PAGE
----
It has been a very strange summer; early indications pointed to a bad fall armyworm year, but trap captures in that last two weeks suggest that we might get a break. As the graph above shows, fall armyworm trap captures at Lubbock are well below the three year average. Kendra Bilbrey, Cochran County Extension Agent, has also been operating fall armyworm traps and her data agree with the very low fall armyworm moth numbers found at Lubbock.
Kendra Bilbrey's fall armyworm trap data from Cochran County.
This is great news for sorghum because fall armyworm is part of the headworm complex. Corn earworm (cotton bollworm) is the other part. I don't have trap data for corn earworm, but my field sampling tells me that the numbers are around normal. Additionally, late planted corn that is entering green silk stage will draw corn earworm and fall armyworm away from sorghum. Green silk corn is highly attractive to these insects and neither of these pests can tell whether the corn on which they are laying eggs is Bt or non-Bt. In essence the late planted corn will act as a trap crop and provide partial protection for nearby sorghum. This is not necessarily bad news for corn; Bt will kill many of the caterpillars.
However, late planted non-Bt corn might be in for a rough time; it will attract these late summer fall armyworms and corn earworms. This is one of the reasons that non-Bt corn should not be planted late on the Southern High Plains, and it is one of the reasons that, in an earlier post, I hinted that late planted corn should forego the required non-Bt refuge this year. The real worry in corn is fall armyworm rather than corn earworm, and the fact that fall armyworm numbers are well below average right now is a good thing for all of the late planted corn in the area.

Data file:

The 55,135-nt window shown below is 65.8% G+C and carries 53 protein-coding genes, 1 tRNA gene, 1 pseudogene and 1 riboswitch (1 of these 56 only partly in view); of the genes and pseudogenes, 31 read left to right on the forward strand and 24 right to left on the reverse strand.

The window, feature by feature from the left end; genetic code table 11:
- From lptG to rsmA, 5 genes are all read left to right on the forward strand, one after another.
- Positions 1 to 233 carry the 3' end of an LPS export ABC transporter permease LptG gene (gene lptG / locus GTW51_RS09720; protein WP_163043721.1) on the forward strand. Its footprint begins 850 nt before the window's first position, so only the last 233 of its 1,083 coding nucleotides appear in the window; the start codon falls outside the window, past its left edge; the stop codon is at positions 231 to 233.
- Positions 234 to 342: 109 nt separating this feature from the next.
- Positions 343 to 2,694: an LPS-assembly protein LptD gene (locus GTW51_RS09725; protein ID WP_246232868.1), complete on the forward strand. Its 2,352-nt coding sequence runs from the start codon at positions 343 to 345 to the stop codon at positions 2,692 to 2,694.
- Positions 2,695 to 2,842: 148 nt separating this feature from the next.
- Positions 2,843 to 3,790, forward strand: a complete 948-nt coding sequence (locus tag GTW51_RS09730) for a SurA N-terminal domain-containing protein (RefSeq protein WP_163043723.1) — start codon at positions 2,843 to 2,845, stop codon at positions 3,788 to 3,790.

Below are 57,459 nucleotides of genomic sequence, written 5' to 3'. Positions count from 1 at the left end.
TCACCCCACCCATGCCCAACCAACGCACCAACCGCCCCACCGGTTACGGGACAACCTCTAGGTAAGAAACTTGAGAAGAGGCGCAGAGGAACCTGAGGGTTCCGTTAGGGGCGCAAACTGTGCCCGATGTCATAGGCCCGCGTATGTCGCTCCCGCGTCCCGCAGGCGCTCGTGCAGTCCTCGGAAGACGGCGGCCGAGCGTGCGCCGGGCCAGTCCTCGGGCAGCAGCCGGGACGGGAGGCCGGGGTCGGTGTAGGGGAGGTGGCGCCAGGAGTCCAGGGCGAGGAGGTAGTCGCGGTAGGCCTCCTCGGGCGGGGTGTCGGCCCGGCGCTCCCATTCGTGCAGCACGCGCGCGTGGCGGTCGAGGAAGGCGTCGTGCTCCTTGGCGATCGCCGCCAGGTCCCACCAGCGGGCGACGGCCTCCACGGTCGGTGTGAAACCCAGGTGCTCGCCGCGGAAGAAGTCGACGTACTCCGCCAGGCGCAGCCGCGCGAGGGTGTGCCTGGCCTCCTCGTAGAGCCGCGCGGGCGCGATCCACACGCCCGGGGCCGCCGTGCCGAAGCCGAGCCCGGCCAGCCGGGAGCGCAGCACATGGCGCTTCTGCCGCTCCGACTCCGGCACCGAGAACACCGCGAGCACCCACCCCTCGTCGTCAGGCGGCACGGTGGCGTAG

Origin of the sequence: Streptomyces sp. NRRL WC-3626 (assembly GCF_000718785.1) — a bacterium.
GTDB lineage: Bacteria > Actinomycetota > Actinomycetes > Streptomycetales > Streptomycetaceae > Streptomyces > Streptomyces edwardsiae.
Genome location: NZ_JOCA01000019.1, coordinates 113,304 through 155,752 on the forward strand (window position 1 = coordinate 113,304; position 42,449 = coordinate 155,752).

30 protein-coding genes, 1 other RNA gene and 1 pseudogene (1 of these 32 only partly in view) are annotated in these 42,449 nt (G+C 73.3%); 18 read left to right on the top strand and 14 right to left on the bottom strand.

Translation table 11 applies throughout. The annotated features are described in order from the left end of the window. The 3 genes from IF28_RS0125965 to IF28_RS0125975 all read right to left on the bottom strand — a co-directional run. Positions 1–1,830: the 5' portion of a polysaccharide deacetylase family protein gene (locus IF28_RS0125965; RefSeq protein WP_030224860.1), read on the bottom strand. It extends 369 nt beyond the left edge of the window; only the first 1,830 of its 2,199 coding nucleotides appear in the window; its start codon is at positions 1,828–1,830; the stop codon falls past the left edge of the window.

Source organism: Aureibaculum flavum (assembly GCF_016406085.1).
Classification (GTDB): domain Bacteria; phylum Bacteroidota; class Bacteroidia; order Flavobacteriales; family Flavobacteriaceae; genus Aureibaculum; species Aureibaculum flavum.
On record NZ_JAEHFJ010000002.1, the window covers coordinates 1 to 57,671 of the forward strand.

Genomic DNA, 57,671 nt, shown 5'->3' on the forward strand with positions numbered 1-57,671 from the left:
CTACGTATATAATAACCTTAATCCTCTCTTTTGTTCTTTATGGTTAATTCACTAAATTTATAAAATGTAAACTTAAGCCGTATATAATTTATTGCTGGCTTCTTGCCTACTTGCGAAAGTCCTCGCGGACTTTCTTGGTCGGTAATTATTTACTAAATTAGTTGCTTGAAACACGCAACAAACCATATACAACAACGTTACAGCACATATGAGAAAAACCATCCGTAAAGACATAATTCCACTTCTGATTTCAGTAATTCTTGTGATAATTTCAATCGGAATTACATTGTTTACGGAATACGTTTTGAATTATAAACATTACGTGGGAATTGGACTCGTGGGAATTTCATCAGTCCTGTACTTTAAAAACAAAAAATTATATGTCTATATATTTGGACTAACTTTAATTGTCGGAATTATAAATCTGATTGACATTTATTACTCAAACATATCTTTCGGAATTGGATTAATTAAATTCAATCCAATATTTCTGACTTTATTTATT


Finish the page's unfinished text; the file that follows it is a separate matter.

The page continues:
So, at least for right now, the indications are for a relatively light headworm year in sorghum. And this is the year we really need it! Headworm insecticide applications with the usual products could flare sugarcane aphid. (There are two headworm products that won't flare sugarcane aphids; Prevathon and Belt.) A three axis threat to sorghum; sugarcane aphid, sorghum midge and headworms, could be an expensive proposition. But at least for right now it looks like the headworm part of the equation won't amount to a serious problem in the next few weeks. Of course I don't have a crystal ball and am not going to make any assumptions about late planted sorghum; corn will not be attractive for egg laying past green silk stage and thus sorghum might get heavier infestations. But for now I will take a little good news and we will keep tabs on what happens in the next few weeks.